Econ 479

The Art of Writing, the Science of Economics

A Perfect Storm

A full-blown dollar crisis on top of a credit crunch and a weakening economy would be frightening. It would send financial markets reeling and tie the hands of the Fed, perhaps forcing it to raise interest rates even as recession looms. The sky-high euro would soar further, choking off Europe’s growth. Political tensions would also rise. Already Airbus has called the dollar’s decline “life-threatening” and France’s president, Nicolas Sarkozy, has given warning of “economic war”. 

So observes The Economist in a dramatic article. The lede (“The weather may be cold and wet, but in the rich world’s financial markets it is beginning to feel like August all over again”) is a touch forced, but there’s no mistaking the journal’s concern over current economic trends.A few annotations:1. The Economist‘s writers and editors call the publication a “paper,” though it’s been a weekly magazine since 1843. British English has its peculiarities.2. On that note, as the excerpt shows, British English usage is to put punctuation outside quotation marks. In American English usage, punctuation goes inside quotation marks: “economic war.”3. American newspaper people traditionally call the first paragraph of an article the “lede,” which clearly means the leading text. The spelling was instituted to distinguish the word from “lead,” the metal, from which old-fashioned type was made. No more: with very rare exceptions, publications now use “cold type,” or computerized typesetting.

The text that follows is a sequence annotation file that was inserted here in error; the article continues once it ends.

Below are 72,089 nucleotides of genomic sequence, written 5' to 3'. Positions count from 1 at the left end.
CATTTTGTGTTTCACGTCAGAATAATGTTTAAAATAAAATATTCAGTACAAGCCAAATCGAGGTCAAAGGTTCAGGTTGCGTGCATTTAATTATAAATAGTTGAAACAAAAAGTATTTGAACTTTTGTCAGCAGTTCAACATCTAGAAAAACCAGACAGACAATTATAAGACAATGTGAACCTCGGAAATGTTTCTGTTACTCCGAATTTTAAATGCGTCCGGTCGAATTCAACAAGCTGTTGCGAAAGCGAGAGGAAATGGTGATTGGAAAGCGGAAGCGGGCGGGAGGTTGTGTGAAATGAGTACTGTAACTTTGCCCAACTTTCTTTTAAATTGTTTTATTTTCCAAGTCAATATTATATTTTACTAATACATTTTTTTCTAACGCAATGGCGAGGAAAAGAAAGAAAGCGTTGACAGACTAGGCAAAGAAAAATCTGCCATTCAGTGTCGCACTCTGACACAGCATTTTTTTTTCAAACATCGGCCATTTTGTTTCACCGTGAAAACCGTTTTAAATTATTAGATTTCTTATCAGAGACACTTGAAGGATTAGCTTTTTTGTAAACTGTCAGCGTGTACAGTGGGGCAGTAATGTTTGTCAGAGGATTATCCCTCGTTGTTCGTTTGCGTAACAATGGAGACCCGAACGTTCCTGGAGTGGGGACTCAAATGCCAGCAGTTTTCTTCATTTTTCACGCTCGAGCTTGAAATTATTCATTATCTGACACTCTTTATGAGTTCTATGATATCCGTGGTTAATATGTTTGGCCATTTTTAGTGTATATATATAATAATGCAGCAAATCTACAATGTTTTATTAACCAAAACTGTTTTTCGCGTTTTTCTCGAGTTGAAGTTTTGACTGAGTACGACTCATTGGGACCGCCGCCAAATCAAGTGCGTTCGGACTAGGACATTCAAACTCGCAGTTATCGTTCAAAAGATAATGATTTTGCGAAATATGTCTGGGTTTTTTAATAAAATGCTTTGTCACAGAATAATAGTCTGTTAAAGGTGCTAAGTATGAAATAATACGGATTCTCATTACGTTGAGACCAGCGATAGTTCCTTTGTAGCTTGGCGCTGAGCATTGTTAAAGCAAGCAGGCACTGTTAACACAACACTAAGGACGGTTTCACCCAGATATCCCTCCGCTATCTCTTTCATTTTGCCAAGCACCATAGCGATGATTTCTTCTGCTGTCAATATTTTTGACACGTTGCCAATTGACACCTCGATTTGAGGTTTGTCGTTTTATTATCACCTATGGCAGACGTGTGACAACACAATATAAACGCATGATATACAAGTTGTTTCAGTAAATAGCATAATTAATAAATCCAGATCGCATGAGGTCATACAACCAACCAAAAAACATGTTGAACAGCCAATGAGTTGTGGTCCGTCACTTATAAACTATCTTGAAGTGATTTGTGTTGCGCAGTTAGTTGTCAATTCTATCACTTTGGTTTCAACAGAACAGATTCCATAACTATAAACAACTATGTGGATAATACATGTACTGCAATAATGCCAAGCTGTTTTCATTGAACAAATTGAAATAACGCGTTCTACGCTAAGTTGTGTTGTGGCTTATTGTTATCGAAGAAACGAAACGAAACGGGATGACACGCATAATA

Written by gregorymcnamee

November 29, 2007 at 6:58 pm

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